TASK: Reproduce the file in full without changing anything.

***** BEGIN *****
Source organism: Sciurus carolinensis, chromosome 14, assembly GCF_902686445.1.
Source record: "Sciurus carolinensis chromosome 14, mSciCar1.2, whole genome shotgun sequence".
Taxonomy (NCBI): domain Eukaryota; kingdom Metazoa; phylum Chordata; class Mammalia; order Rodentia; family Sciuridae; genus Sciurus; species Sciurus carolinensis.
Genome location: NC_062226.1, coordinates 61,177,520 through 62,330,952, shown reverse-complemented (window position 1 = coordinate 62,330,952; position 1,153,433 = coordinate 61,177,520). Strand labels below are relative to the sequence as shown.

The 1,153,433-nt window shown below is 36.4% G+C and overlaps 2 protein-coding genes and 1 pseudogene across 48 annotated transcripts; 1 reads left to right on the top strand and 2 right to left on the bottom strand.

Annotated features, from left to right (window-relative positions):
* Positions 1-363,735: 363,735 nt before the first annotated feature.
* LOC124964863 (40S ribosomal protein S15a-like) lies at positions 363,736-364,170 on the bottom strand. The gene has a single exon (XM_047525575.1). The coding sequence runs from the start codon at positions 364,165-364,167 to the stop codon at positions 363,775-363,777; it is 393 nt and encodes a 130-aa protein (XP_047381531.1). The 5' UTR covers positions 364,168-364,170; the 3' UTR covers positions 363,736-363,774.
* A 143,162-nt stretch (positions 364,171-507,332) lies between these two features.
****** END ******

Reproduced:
Source organism: Sciurus carolinensis, chromosome 14, assembly GCF_902686445.1.
Source record: "Sciurus carolinensis chromosome 14, mSciCar1.2, whole genome shotgun sequence".
Taxonomy (NCBI): domain Eukaryota; kingdom Metazoa; phylum Chordata; class Mammalia; order Rodentia; family Sciuridae; genus Sciurus; species Sciurus carolinensis.
Genome location: NC_062226.1, coordinates 61,177,520 through 62,330,952, shown reverse-complemented (window position 1 = coordinate 62,330,952; position 1,153,433 = coordinate 61,177,520). Strand labels below are relative to the sequence as shown.

The 1,153,433-nt window shown below is 36.4% G+C and overlaps 2 protein-coding genes and 1 pseudogene across 48 annotated transcripts; 1 reads left to right on the top strand and 2 right to left on the bottom strand.

Annotated features, from left to right (window-relative positions):
* Positions 1-363,735: 363,735 nt before the first annotated feature.
* LOC124964863 (40S ribosomal protein S15a-like) lies at positions 363,736-364,170 on the bottom strand. The gene has a single exon (XM_047525575.1). The coding sequence runs from the start codon at positions 364,165-364,167 to the stop codon at positions 363,775-363,777; it is 393 nt and encodes a 130-aa protein (XP_047381531.1). The 5' UTR covers positions 364,168-364,170; the 3' UTR covers positions 363,736-363,774.
* A 143,162-nt stretch (positions 364,171-507,332) lies between these two features.